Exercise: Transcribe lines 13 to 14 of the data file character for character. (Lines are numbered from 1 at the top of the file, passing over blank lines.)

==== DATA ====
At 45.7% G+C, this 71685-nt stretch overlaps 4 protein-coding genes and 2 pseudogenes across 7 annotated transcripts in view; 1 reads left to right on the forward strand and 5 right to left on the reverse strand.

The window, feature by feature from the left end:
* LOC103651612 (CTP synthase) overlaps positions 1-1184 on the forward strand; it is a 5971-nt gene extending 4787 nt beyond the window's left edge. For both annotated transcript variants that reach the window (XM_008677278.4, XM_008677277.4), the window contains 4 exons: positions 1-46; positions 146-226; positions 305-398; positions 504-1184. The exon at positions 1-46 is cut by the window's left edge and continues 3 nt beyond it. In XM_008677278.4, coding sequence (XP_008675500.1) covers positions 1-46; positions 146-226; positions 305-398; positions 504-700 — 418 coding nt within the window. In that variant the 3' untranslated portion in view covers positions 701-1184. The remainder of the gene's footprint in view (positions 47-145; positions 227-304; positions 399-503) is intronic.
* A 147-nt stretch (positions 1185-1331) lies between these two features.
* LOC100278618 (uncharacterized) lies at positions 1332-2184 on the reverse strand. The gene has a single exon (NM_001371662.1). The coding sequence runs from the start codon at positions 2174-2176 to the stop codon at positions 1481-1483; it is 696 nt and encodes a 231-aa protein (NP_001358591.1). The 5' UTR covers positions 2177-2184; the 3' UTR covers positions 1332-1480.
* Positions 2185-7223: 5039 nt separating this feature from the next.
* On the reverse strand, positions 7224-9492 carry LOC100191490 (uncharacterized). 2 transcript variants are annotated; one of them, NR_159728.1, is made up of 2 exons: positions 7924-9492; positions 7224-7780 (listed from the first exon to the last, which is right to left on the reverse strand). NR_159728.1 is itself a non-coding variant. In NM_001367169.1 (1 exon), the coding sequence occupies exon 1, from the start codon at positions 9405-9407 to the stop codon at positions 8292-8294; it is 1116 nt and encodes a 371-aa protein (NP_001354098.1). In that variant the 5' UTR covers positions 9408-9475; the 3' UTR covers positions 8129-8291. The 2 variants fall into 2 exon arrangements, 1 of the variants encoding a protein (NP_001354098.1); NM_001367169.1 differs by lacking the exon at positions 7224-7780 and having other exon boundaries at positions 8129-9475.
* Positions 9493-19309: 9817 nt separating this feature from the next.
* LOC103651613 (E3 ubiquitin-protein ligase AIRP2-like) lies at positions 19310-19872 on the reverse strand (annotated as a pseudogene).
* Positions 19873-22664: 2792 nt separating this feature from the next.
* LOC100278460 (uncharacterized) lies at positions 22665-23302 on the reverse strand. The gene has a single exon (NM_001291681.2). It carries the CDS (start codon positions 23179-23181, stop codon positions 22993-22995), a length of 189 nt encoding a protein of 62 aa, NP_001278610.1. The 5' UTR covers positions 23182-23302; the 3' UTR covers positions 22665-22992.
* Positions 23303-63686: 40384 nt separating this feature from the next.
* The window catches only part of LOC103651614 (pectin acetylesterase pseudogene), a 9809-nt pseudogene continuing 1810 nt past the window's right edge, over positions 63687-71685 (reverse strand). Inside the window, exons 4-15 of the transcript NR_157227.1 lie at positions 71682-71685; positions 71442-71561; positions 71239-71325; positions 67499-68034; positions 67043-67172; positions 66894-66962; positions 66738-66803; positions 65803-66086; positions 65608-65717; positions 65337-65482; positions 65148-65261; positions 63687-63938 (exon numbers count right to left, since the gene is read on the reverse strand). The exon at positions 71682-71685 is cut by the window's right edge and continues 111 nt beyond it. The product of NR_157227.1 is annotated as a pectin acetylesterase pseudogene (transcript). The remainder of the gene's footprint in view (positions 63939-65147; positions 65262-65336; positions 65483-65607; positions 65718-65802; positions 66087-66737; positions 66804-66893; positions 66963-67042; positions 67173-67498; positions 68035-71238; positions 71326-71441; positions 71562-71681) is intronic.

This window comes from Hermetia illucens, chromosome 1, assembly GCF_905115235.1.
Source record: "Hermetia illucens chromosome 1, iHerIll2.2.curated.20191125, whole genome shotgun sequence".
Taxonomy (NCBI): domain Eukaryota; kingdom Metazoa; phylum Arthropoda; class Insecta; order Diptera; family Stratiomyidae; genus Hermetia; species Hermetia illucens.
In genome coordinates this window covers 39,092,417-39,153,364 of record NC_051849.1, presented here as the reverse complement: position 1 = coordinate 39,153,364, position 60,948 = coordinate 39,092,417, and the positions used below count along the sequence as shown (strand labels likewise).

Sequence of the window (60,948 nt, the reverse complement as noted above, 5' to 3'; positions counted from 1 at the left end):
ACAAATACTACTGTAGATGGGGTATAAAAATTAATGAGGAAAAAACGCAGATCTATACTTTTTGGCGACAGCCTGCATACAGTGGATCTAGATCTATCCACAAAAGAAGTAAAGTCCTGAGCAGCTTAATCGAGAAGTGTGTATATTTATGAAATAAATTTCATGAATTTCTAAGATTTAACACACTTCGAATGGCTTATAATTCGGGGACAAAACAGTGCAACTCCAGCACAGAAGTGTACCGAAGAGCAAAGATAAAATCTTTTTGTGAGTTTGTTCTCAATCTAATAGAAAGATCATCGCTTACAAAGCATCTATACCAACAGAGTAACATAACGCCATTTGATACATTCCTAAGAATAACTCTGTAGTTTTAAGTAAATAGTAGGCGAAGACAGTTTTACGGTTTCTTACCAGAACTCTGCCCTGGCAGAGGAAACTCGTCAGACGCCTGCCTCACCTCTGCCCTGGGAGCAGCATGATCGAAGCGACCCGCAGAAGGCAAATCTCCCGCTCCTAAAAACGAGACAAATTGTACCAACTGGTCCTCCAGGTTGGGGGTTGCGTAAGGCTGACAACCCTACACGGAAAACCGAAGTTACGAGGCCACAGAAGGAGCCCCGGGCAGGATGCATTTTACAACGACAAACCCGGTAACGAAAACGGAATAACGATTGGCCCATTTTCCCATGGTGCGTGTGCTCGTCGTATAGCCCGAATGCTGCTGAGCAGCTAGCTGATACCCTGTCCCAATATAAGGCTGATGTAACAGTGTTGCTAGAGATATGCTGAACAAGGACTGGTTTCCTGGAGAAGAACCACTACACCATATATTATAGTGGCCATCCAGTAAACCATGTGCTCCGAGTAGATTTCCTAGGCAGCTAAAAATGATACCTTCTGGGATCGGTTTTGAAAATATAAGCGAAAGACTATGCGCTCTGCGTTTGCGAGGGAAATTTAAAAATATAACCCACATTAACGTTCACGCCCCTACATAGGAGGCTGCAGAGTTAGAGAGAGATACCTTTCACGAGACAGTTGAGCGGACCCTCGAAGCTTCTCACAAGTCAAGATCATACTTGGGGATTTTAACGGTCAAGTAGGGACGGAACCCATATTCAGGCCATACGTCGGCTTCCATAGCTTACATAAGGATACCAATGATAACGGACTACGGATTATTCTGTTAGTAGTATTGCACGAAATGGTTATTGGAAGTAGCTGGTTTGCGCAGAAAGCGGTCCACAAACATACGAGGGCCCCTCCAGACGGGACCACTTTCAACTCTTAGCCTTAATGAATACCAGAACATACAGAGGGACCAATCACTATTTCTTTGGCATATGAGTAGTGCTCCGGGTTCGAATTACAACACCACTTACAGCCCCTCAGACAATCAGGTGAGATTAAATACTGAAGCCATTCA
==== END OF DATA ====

* The window catches only part of LOC103651614 (pectin acetylesterase pseudogene), a 9809-nt pseudogene continuing 1810 nt past the window's right edge, over positions 63687-71685 (reverse strand). Inside the window, exons 4-15 of the transcript NR_157227.1 lie at positions 71682-71685; positions 71442-71561; positions 71239-71325; positions 67499-68034; positions 67043-67172; positions 66894-66962; positions 66738-66803; positions 65803-66086; positions 65608-65717; positions 65337-65482; positions 65148-65261; positions 63687-63938 (exon numbers count right to left, since the gene is read on the reverse strand). The exon at positions 71682-71685 is cut by the window's right edge and continues 111 nt beyond it. The product of NR_157227.1 is annotated as a pectin acetylesterase pseudogene (transcript). The remainder of the gene's footprint in view (positions 63939-65147; positions 65262-65336; positions 65483-65607; positions 65718-65802; positions 66087-66737; positions 66804-66893; positions 66963-67042; positions 67173-67498; positions 68035-71238; positions 71326-71441; positions 71562-71681) is intronic.

This window comes from Hermetia illucens, chromosome 1, assembly GCF_905115235.1.